Self-assembling two-dimensional nanophotonic arrays for reflectivity-based sensing†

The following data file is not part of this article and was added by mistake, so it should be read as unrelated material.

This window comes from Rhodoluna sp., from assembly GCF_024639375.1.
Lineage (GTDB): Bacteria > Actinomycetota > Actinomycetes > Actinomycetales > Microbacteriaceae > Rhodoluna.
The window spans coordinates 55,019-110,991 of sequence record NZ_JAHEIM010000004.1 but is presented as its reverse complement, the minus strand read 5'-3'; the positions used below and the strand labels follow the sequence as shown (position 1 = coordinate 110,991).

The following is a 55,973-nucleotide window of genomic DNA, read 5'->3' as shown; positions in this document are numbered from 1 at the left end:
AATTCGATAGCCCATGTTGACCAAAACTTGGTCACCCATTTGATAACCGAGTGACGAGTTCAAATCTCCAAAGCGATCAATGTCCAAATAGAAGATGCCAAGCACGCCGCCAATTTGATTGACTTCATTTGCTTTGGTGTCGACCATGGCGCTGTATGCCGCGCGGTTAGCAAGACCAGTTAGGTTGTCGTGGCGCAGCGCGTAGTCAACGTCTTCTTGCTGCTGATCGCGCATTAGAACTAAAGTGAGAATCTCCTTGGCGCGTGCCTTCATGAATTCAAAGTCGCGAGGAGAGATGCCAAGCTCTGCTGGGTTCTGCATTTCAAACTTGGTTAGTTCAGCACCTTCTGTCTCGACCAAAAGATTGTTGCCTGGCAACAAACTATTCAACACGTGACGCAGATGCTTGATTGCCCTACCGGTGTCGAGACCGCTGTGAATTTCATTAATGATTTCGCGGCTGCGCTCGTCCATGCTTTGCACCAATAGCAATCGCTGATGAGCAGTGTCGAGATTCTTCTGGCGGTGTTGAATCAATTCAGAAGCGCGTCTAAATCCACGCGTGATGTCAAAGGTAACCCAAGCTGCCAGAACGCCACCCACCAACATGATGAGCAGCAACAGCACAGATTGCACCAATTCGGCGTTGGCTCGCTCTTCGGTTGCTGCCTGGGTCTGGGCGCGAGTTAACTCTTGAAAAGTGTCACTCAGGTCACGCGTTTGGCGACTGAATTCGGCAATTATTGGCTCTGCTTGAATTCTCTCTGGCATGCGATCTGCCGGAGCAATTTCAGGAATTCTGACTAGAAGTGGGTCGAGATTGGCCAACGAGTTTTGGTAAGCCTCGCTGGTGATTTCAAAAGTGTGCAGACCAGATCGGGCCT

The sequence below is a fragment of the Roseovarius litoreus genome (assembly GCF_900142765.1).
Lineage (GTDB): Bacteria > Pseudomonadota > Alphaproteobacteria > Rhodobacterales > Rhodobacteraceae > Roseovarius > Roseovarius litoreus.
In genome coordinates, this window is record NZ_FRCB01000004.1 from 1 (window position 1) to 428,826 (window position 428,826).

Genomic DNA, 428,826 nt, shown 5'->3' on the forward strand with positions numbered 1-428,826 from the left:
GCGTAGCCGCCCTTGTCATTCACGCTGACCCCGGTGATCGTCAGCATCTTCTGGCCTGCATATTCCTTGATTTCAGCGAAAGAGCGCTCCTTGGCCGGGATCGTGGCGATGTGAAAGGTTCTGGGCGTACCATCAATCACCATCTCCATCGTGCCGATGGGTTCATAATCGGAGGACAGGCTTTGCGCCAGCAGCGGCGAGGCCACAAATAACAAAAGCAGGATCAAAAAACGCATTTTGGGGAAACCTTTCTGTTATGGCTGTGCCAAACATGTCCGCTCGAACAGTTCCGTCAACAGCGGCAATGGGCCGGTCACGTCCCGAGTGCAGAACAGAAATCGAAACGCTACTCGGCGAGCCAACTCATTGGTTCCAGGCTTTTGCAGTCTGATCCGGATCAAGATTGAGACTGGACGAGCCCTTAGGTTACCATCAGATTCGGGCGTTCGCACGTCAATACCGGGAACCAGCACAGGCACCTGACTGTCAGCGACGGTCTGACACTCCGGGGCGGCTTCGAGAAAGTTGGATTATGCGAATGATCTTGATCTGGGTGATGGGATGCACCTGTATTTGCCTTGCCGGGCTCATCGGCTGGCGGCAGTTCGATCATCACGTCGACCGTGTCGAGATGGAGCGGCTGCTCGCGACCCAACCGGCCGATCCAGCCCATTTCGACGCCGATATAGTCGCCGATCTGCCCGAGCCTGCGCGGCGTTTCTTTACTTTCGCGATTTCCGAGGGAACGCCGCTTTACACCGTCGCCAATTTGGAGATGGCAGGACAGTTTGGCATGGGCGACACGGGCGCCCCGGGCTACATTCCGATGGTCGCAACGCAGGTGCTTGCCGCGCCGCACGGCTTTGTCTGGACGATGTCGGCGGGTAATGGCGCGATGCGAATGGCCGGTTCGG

We propose a nanoplasmonic platform that can be used for sensing trace levels of heavy metals in solutions via simple optical reflectivity measurements. The considered example is a lead sensor, which relies on the lead-mediated assembly of glutathione-functionalized gold nanoparticles (NPs) at a self-healing water/DCE liquid | liquid interface (LLI). Capillary forces tend to trap each NP at the LLI while the negatively charged ligands prevent the NPs settling too close to each other. In the presence of lead, due to chelation between the lead ion and glutathione ligand, the NPs assemble into a dense quasi-2D interfacial array. Such a dense assembly of plasmonic NPs can generate a remarkable broad-band reflectance signal, which is absent when NPs are adsorbed at the interface far apart from each other. The condensing effect of the LLI and the plasmonic coupling effect among the NP array gives rise to a dramatic enhancement of the reflectivity signals. Importantly, we show that our theory of the optical reflectivity from such an array of NPs works in perfect harmony with the physics and chemistry of the system with the key parameter being the interparticle distance at the interface. As a lead sensor, the system is fast, stable, and can achieve detection limits down to 14 ppb. Future alternative recognizing ligands can be used to build sister platforms for detecting other heavy metals.